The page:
I just found out I’m ‘dairy intolerant’. Hmm. Not quite sure what I think about that yet, but will give it a few weeks to see what happens. So…good bye milk, hello soy!
Although, I’m relatively new to the whole non-dairy scene, I’m not unfamiliar with the many health benefits ascribed to soy. Soy is one of those foods that over the last several years have been attributed with numerous health benefits. Probably the most renown benefit was its ability to protect the heart. However, there have been other findings which suggested even more extensive health benefits.
Early studies had suggested that consumption of at least 25 grams of soy protein a day could reduce cholesterol, and in 1999 the FDA allowed manufacturers to claim that soy products might cut the risk of heart disease risk. In 2000, the American Heart Association also recommended soy be included in a diet low in cholesterol and saturated fat, but now many of these health claims are in dispute.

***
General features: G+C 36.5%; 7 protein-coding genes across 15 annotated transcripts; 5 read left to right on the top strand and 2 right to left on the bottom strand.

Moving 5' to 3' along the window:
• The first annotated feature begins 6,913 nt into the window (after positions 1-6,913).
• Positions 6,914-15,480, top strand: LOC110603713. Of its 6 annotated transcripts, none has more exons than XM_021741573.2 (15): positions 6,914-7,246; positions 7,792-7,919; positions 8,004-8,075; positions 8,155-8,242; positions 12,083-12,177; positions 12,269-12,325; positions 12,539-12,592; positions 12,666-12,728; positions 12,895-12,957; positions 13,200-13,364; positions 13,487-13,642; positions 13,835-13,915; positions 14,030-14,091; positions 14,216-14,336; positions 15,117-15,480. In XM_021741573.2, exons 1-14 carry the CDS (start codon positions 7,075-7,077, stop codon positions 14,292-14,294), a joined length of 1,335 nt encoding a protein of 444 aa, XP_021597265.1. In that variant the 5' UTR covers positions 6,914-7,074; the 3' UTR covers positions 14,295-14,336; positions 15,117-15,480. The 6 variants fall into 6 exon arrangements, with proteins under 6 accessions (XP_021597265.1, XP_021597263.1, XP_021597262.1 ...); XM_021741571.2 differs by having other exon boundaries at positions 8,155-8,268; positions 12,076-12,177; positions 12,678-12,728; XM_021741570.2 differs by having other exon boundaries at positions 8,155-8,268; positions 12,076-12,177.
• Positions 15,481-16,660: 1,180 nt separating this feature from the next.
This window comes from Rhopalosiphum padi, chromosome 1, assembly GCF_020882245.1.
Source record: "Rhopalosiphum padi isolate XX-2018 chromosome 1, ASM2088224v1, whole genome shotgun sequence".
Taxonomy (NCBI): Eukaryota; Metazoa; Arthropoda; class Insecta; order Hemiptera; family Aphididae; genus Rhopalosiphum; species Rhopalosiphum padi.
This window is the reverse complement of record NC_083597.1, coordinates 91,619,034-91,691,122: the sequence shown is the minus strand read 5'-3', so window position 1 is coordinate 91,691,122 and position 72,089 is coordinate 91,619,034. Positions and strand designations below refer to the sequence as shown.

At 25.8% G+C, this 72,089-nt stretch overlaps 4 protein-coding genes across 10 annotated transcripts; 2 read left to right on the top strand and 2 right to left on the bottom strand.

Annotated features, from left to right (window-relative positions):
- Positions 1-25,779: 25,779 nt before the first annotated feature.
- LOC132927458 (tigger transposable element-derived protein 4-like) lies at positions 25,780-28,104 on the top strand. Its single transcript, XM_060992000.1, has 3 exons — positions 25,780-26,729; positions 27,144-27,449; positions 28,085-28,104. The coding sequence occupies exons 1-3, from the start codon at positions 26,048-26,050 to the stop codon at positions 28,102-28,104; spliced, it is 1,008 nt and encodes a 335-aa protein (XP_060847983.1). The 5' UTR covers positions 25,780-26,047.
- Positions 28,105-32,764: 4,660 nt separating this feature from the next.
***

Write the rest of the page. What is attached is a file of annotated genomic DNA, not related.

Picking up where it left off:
Consequently, marketing campaigns sprouted up everywhere making health claims, which quickly gained consumer acceptance of tofu, soy milk, soy ice cream, soy cheese, soy sausage and soy derivatives and most recently, soy isoflavones.
In a recent report from the American Heart Association (AHA), experts say the favorable effect of soy on so-called LDL “bad” cholesterol and other heart disease risk factors has not been confirmed by studies reported during the past decade. These current findings could change U.S. Food and Drug Administration rules regarding claims made by soy product manufacturers.
This isn’t to say that soy isn’t a good food. It’s just another example of commerce getting in the way of good common sense and once again turning a good food that has its place into a commercial panacea.